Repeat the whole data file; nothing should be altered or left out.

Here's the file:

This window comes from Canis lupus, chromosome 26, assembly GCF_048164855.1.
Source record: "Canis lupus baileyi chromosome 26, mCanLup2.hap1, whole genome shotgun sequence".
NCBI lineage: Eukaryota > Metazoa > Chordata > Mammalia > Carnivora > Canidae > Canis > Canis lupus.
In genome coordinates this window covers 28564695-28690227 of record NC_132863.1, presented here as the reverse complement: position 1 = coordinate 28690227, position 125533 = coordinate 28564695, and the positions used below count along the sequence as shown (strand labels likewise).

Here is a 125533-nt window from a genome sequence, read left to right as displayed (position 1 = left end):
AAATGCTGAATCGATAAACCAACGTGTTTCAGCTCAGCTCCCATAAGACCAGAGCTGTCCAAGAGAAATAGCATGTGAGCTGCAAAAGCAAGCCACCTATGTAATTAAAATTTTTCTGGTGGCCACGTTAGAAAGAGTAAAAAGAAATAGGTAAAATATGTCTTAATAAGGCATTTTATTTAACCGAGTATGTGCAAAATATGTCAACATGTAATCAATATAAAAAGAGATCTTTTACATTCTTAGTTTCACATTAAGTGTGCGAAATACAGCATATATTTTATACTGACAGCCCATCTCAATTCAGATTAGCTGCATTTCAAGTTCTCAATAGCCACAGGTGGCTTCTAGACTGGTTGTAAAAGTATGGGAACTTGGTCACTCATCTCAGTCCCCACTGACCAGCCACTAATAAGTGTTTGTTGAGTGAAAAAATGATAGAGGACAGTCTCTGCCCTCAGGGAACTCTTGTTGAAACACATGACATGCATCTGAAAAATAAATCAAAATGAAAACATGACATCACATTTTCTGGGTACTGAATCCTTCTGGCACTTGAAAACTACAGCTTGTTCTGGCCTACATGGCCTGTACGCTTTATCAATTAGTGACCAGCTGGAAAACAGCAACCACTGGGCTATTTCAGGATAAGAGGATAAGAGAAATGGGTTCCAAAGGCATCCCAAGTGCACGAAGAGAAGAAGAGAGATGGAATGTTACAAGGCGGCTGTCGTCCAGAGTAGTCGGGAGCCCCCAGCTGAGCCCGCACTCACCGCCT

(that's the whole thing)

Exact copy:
This window comes from Canis lupus, chromosome 26, assembly GCF_048164855.1.
Source record: "Canis lupus baileyi chromosome 26, mCanLup2.hap1, whole genome shotgun sequence".
NCBI lineage: Eukaryota > Metazoa > Chordata > Mammalia > Carnivora > Canidae > Canis > Canis lupus.
In genome coordinates this window covers 28564695-28690227 of record NC_132863.1, presented here as the reverse complement: position 1 = coordinate 28690227, position 125533 = coordinate 28564695, and the positions used below count along the sequence as shown (strand labels likewise).

Here is a 125533-nt window from a genome sequence, read left to right as displayed (position 1 = left end):
AAATGCTGAATCGATAAACCAACGTGTTTCAGCTCAGCTCCCATAAGACCAGAGCTGTCCAAGAGAAATAGCATGTGAGCTGCAAAAGCAAGCCACCTATGTAATTAAAATTTTTCTGGTGGCCACGTTAGAAAGAGTAAAAAGAAATAGGTAAAATATGTCTTAATAAGGCATTTTATTTAACCGAGTATGTGCAAAATATGTCAACATGTAATCAATATAAAAAGAGATCTTTTACATTCTTAGTTTCACATTAAGTGTGCGAAATACAGCATATATTTTATACTGACAGCCCATCTCAATTCAGATTAGCTGCATTTCAAGTTCTCAATAGCCACAGGTGGCTTCTAGACTGGTTGTAAAAGTATGGGAACTTGGTCACTCATCTCAGTCCCCACTGACCAGCCACTAATAAGTGTTTGTTGAGTGAAAAAATGATAGAGGACAGTCTCTGCCCTCAGGGAACTCTTGTTGAAACACATGACATGCATCTGAAAAATAAATCAAAATGAAAACATGACATCACATTTTCTGGGTACTGAATCCTTCTGGCACTTGAAAACTACAGCTTGTTCTGGCCTACATGGCCTGTACGCTTTATCAATTAGTGACCAGCTGGAAAACAGCAACCACTGGGCTATTTCAGGATAAGAGGATAAGAGAAATGGGTTCCAAAGGCATCCCAAGTGCACGAAGAGAAGAAGAGAGATGGAATGTTACAAGGCGGCTGTCGTCCAGAGTAGTCGGGAGCCCCCAGCTGAGCCCGCACTCACCGCCT